SubsTech     
SubsTech     

to Metals
to Powder metallurgy

Isostatic pressing of metallic powders

Dr. Dmitri Kopeliovich

Isostatic pressing is the powder compaction method involving applying pressure from multiple directions through a liquid or gaseous medium surrounding the compacted part.

isostatic_pressing.png

Cold isostatic pressing (CIP) is conducted at room temperature.

A flexible (commonly polyurethane) mold immersed in a pressurized liquid medium (commonly water) is used in the cold isostatic pressing method (see the scheme below):

There are two types of cold isostatic pressing: wet bag and dry bag.

In the wet bag method the mold is removed and refilled after each pressure cycle. This method is suitable for compaction of large and complicated parts.

In the dry bag method the mold is an integral part of the vessel. The dry bag method is used for compaction of simpler and smaller parts.

The cold isostatic pressing (CIP) method has the following advantages as compared to the die cold pressing method:

  • better uniformity of compaction;
  • more complex forms (for example long thin-walled tubes) may be compacted;

Hot isostatic pressing (HIP) involves isostatic pressing conducted at increased temperature.

As a pressure medium a gas (Nitrogen or Argon) is used.

The work pressures, which are applied in the hot isostatic pressing method, are commonly between 15,000 psi to 44,000 psi (100 MPa to 300 MPa).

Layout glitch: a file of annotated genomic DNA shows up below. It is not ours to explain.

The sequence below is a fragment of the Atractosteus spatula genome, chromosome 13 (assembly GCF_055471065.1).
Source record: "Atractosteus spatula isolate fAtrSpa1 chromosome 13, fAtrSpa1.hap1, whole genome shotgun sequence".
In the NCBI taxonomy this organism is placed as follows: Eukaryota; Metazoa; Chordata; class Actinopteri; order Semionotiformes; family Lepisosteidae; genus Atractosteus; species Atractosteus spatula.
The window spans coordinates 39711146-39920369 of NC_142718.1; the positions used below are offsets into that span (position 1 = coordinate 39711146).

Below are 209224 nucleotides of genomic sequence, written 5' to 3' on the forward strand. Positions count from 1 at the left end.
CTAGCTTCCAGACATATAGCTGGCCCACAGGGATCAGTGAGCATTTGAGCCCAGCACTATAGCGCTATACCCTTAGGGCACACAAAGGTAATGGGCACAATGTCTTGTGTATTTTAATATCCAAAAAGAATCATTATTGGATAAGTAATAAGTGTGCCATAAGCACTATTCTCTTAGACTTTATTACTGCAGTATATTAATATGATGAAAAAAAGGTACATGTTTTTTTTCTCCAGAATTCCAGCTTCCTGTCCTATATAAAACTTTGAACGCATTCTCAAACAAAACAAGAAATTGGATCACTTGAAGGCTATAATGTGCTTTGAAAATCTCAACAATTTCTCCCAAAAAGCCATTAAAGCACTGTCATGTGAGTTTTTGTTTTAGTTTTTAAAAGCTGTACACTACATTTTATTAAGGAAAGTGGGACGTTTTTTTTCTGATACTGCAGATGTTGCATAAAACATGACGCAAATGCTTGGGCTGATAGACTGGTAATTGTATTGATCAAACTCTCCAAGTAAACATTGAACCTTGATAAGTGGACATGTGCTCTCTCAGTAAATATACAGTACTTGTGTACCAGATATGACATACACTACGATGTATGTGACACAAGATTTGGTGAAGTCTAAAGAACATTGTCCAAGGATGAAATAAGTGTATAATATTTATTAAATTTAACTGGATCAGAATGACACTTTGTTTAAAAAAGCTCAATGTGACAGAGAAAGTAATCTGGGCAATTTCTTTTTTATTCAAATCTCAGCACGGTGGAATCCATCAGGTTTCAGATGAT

Hot isostatic method (HIP) combines pressing and sintering, causing consolidation of powder particles, healing voids and pores. The part shrinks and densifies, forming sound high strength structure.

Cans made of stainless steel, or mild steel are used in the method.

The method may be used without a mold. In this case the part is first compacted by cold isostatic pressing method, and then it is sintered in order to close the interconnecting porosity. The sintered (but still porous) part is then pressed isostatically at high temperature without any can (mold).

Titanium alloys, high speed steels, super-alloys, hard alloys and various ceramics are produced by the hot isostatic method (HIP).

to top


Related internal links

Related external links

isostatic_pressing_of_metallic_powders.txt · Last modified: 2012/05/31 by dmitri_kopeliovich
Promote in SubsTech       Creative Commons License Except where otherwise noted, this work is licensed under a Creative Commons Attribution-Noncommercial-Share Alike 3.0 License